When and why carbohydrate restriction can be a viable option.

Nutrition (Burbank, Los Angeles County, Calif.)

PubMedID: 24984988

Liebman M. When and why carbohydrate restriction can be a viable option. Nutrition. 2014;30(7-8):748-754.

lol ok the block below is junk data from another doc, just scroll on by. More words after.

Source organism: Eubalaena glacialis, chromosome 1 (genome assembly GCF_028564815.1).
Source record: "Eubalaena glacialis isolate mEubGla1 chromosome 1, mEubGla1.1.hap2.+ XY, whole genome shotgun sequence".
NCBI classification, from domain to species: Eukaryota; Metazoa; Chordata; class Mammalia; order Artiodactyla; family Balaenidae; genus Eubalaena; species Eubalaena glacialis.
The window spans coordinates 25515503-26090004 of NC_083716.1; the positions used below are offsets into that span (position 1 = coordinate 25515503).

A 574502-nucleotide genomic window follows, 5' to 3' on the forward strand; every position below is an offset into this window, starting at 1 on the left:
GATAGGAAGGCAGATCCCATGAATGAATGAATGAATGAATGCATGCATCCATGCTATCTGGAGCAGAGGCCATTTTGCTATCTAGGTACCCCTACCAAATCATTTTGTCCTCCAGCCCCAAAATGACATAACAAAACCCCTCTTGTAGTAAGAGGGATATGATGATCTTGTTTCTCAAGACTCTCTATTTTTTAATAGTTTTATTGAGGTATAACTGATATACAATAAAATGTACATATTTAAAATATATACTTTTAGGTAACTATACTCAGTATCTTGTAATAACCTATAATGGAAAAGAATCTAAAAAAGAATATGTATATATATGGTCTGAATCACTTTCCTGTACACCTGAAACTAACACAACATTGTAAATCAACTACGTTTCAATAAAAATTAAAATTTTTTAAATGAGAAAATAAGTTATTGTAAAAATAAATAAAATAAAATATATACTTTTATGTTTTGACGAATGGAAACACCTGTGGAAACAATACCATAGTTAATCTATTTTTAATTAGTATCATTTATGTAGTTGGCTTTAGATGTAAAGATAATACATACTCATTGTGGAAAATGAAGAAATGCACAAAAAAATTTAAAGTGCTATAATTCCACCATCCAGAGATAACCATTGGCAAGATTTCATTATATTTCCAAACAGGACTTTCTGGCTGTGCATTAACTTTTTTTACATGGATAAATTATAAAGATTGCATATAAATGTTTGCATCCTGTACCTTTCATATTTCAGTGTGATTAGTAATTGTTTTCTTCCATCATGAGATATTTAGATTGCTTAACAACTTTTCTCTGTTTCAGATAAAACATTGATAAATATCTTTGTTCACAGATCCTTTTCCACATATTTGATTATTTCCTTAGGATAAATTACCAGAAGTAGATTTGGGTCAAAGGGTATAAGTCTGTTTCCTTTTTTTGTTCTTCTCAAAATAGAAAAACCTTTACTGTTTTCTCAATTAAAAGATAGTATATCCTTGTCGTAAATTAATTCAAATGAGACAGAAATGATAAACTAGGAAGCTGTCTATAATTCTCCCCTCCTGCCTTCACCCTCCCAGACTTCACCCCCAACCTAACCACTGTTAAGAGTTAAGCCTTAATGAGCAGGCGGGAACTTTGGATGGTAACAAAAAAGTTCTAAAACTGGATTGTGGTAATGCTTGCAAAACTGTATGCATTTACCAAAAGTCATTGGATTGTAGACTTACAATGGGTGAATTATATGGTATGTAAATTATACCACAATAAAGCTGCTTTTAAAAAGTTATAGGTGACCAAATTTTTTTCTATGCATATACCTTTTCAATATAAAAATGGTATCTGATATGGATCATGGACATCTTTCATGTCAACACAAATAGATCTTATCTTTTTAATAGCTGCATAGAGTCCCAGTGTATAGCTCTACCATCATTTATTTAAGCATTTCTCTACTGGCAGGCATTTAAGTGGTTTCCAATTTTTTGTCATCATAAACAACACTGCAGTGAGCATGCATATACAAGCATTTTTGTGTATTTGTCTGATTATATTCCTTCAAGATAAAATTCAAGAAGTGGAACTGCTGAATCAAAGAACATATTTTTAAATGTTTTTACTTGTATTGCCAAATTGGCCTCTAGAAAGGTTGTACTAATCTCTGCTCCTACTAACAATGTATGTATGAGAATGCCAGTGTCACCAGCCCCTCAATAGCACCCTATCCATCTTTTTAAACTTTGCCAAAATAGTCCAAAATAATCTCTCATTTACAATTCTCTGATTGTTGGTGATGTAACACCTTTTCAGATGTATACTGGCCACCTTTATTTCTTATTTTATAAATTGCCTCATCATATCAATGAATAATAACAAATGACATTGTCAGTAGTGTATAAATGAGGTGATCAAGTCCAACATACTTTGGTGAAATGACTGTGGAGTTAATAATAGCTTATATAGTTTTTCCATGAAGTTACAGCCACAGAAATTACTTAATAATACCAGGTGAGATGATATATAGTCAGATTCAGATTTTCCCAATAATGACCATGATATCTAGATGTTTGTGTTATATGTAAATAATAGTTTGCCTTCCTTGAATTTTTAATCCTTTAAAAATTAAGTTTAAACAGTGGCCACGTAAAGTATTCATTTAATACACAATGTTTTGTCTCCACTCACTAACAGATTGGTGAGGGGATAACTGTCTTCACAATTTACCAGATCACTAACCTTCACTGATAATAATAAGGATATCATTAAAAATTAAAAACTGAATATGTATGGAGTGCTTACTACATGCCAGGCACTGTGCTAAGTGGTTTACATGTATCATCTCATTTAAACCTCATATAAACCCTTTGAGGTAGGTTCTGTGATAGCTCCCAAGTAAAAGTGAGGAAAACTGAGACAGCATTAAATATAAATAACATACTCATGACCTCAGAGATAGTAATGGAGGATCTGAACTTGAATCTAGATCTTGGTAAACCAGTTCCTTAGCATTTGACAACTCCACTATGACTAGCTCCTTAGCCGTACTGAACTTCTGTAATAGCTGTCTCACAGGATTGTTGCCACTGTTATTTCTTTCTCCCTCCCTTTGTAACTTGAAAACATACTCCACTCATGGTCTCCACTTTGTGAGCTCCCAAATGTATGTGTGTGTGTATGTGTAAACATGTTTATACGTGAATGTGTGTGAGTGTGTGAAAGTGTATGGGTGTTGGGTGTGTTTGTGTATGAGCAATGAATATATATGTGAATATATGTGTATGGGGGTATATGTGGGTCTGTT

There is a significant amount of controversy related to the optimal amount of dietary carbohydrate. This review summarizes the health-related positives and negatives associated with carbohydrate restriction. On the positive side, there is substantive evidence that for many individuals, low-carbohydrate, high-protein diets can effectively promote weight loss. Low-carbohydrate diets (LCDs) also can lead to favorable changes in blood lipids (i.e., decreased triacylglycerols, increased high-density lipoprotein cholesterol) and decrease the severity of hypertension. These positives should be balanced by consideration of the likelihood that LCDs often lead to decreased intakes of phytochemicals (which could increase predisposition to cardiovascular disease and cancer) and nondigestible carbohydrates (which could increase risk for disorders of the lower gastrointestinal tract). Diets restricted in carbohydrates also are likely to lead to decreased glycogen stores, which could compromise an individual's ability to maintain high levels of physical activity. LCDs that are high in saturated fat appear to raise low-density lipoprotein cholesterol and may exacerbate endothelial dysfunction. However, for the significant percentage of the population with insulin resistance or those classified as having metabolic syndrome or prediabetes, there is much experimental support for consumption of a moderately restricted carbohydrate diet (i.e., one providing approximately 26%-44 % of calories from carbohydrate) that emphasizes high-quality carbohydrate sources. This type of dietary pattern would likely lead to favorable changes in the aforementioned cardiovascular disease risk factors, while minimizing the potential negatives associated with consumption of the more restrictive LCDs.